Adventures in France

We spent a few weeks at a campsite (European-style – a lot different than the forest and campfire setup I think of when I think of American campgrounds) in France with C’s family.  The campsite was full of things for the boys to do, and they spent most of their time running around, attending kids club (N only – the other boys refused) and playing lots of soccer (football) with the other kids staying there.

Playing football past (normal) bedtime – adults vs kids. The first week we had family and friends with us, so this was a fun game with our gang.

We did make it off the campsite a few times to enjoy some pretty special experiences.

Right after we arrived, we learned that the Tour de France was passing only about 15 minutes from the campsite.  Figuring that was certainly a once-in-a-lifetime experience for us, we drove to a small village along the route and stood in the hot sun for about an hour waiting for them to arrive.  They breezed by us in about 15 seconds, but it was still totally worth it.  Very exciting!

waiting and watching for the riders to come by


here they come!


And less than a minute later….they had all passed by us!

Another special experience was being in France during the end of the 2018 World Cup.  We had watched a few matches on a tv screen in the courtyard of the campsite, but since a majority of the campers were foreign – lots of English and Irish – I decided we should drive to the nearest big city, Nantes, to catch the World Cup Final – France v. Croatia – with the french.IMG_3574 (2).JPGWhen we arrived in Nantes, there was an enormous screen set up with thousands of fans watching, but it was already full by the time we got there, so we decided to head into the city center to try to find a bar where we could sit and watch it.  Wow, were we naive.  All of Nantes (and a good deal of the people living in the surrounding area, I would imagine) was on the streets (besides, of course, those who got themselves a spot in front of the big screen), and they all had the idea to find a bar to watch the game.  Any place with a TV showing the game was packed to the rafters, with any possible sight-line occupied.  It was chaos, but in a really fun way!

You can barely see the tv in front of the crowd of people outside the bar

We finally managed to catch a goal from an ice cream shop, across from a bar, where we were able to see a screen inside from through the windows (seriously!).

Watching a goal across the street and through the window of a bar – the entire area went crazy when France scored!

We knew we wouldn’t find a seat anywhere, so we left after half time and headed back. Unfortunately, we missed the end of the game, but the part we saw, among the French was something I’m sure the boys won’t forget!

That is it for once-in-a-lifetime sporting events, but we did have lots of fun doing a ropes course (twice) that is located right next to the campsite.  N was technically a little young for the family courses (a few months shy of 6), but we called him six for purposes of those days, and he did an amazing job keeping up on the courses.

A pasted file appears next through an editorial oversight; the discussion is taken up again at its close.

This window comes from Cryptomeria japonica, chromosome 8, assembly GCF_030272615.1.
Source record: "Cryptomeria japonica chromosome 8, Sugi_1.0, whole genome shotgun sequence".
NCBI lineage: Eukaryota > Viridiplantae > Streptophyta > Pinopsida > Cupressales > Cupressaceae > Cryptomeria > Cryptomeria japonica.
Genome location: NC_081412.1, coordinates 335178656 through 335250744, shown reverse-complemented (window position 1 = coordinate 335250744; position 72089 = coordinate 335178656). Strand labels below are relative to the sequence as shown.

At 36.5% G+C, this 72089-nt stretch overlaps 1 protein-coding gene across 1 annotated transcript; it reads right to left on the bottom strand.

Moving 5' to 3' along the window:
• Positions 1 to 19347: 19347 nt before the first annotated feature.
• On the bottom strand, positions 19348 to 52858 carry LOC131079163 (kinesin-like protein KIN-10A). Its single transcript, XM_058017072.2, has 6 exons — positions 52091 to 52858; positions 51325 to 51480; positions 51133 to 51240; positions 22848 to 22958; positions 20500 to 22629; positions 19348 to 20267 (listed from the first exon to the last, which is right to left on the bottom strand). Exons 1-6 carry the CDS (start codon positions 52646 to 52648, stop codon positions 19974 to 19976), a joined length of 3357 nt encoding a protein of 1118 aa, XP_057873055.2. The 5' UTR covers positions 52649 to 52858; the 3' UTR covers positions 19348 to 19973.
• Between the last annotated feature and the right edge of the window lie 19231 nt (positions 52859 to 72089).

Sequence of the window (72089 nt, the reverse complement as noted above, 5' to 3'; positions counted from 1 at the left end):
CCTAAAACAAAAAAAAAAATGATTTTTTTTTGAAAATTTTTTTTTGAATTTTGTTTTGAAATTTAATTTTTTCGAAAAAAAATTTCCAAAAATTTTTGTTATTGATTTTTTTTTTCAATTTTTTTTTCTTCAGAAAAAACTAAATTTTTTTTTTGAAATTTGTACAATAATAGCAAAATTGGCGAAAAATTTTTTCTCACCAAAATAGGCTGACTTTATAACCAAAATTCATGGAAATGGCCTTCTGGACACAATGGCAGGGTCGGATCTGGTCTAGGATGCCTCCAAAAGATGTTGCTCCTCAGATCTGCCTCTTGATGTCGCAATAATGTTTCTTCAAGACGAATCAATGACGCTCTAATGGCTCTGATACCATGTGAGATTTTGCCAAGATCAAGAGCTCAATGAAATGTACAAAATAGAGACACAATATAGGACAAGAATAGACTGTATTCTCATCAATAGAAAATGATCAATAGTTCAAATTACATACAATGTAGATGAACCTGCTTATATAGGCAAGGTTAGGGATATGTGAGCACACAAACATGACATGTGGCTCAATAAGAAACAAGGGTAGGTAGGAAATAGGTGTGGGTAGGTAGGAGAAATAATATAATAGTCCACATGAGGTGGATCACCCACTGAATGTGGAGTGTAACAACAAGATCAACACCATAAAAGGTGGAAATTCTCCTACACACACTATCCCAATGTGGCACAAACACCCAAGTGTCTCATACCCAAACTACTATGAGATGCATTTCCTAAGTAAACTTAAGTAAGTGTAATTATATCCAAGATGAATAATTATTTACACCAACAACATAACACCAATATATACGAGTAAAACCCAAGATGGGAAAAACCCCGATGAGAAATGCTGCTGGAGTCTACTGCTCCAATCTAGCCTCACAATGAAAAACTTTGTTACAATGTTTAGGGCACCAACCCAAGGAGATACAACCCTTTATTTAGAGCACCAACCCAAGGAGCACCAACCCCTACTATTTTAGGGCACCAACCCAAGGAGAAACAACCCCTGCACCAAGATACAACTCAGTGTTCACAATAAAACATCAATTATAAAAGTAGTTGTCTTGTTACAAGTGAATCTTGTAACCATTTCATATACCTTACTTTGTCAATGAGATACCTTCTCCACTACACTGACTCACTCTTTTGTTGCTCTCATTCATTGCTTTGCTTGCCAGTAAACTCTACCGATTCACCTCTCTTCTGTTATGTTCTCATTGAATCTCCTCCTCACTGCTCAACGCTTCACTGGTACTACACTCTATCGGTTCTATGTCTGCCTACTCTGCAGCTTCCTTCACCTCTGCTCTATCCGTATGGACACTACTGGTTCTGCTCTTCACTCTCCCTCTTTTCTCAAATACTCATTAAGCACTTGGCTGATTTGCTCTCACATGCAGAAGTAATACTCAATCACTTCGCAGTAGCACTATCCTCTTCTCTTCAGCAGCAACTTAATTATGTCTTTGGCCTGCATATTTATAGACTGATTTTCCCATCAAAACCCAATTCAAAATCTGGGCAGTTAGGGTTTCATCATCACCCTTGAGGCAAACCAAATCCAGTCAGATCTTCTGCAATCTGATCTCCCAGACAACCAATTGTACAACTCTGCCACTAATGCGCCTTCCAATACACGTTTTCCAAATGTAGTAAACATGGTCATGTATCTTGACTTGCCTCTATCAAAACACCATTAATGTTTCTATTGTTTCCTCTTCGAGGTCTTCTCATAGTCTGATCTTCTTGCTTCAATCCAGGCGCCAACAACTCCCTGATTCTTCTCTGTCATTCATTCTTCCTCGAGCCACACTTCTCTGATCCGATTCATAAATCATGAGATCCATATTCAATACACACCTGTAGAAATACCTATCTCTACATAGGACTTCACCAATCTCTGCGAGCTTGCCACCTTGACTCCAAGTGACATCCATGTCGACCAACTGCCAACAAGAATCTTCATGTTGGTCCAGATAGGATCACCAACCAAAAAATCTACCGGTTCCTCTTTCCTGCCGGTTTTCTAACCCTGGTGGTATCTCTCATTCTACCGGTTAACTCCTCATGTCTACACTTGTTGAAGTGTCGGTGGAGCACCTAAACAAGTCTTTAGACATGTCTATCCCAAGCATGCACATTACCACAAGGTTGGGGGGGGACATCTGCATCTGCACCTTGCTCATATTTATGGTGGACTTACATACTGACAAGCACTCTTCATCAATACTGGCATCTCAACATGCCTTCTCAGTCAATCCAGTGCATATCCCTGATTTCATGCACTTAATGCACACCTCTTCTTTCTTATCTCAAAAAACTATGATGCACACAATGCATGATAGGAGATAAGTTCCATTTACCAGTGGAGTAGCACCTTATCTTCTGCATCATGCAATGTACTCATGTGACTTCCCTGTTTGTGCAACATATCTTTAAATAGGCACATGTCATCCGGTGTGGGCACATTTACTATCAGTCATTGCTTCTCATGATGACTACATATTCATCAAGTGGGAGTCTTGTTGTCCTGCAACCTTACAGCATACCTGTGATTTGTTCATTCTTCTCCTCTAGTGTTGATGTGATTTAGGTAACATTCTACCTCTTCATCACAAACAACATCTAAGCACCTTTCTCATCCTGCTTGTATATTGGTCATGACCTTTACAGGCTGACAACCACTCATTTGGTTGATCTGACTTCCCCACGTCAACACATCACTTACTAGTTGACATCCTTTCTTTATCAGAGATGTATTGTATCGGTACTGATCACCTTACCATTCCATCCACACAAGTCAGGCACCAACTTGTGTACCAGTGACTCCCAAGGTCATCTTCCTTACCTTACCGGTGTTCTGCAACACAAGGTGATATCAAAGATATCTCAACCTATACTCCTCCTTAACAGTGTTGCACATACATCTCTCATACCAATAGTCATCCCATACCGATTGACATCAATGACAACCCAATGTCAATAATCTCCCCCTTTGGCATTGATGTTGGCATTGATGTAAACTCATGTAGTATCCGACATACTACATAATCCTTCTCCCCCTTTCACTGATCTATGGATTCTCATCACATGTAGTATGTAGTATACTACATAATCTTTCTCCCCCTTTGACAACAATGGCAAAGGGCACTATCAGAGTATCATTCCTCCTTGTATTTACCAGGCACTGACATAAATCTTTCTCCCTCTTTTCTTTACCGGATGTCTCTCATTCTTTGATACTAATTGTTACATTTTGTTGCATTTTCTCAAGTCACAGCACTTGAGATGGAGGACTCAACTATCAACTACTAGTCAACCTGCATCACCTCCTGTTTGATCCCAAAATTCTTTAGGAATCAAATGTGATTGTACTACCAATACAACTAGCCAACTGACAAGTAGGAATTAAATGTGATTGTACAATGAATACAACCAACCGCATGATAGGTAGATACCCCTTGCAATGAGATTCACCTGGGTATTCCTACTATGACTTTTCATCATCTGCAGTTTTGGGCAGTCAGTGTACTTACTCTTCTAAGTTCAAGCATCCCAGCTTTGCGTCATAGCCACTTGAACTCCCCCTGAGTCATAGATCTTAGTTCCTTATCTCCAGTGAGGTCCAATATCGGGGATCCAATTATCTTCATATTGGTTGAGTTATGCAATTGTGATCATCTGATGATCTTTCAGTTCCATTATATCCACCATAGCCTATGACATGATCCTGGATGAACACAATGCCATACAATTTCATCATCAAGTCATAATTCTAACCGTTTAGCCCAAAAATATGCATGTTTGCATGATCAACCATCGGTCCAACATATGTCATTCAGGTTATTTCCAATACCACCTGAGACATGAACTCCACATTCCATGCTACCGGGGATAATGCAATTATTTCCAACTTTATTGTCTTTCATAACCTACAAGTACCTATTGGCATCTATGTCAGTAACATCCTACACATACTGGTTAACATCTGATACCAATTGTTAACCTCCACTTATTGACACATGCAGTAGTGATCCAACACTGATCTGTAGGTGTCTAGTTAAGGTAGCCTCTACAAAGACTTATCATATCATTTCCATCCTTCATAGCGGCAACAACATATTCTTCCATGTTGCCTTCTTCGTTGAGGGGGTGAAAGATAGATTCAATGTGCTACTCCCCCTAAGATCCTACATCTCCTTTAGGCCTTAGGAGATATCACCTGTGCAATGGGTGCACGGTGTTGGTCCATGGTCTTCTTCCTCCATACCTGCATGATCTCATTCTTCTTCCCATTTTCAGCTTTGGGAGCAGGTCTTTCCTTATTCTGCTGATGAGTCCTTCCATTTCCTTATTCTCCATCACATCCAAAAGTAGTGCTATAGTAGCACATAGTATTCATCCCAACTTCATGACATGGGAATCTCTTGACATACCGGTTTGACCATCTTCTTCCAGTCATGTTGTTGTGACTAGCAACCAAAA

We also had fun taking trips to the beach – twice we went and spent a few hours playing in the sea and the sand.


A few hours from the campsite was the Loire Valley, famous for its gorgeous castles.  We stopped at the Chateau de Chenonceau, a castle given by King Henry II to his “favorite lady” (as translated by the castle brochure), Diane de Poitiers (don’t worry, his wife eventually got her revenge – once King Henry II died, his wife made Diane de Poitiers give it up, and took residence herself).  It was pretty hot and crowded in the castle, and the audio guides were all sold out, so we just walked briefly through the interior, but enjoyed the beautiful gardens and views of the castle over the river on the outside.



Enjoying the maze in the gardens

Our last stop on our trip through the France was in Clermont-Ferrand, a special place because it is where C and I met 20 years ago during study abroad. It was a kind of surreal stop, seeing places we remembered, and some we didn’t remember, and the kids had to listen to lots of stories of times gone by.

IMG_3874 (2).jpg
In the center of the picture you can see Clermont-Ferrand’s cathedral, which is very striking because it was made from the black volcanic stone found in the area. 

While in Clermont, we went up to the Puy de Dôme (something we didn’t manage to do the year we lived here during college!), a place just designated as a UNESCO world heritage site less than a month earlier.  The Puy de Dôme is a part of a chain of dormant volcanoes stretching 45km west of Clermont-Ferrand.  We took a train up to the top (something we couldn’t have done the first time we were here, since it was just built in 2012), then hiked back down to the bottom. It was a beautiful hike, with the unique craters dotting the landscape.

Train ride to the top of Puy de Dome



We also enjoyed watching lots and lots of paragliders float down to land just outside the visitor center/train station.

Seems to be a popular place for paragliding!

Once again, we had a great time in France and look forward to discovering more new places (and visiting some old places) next time we go!


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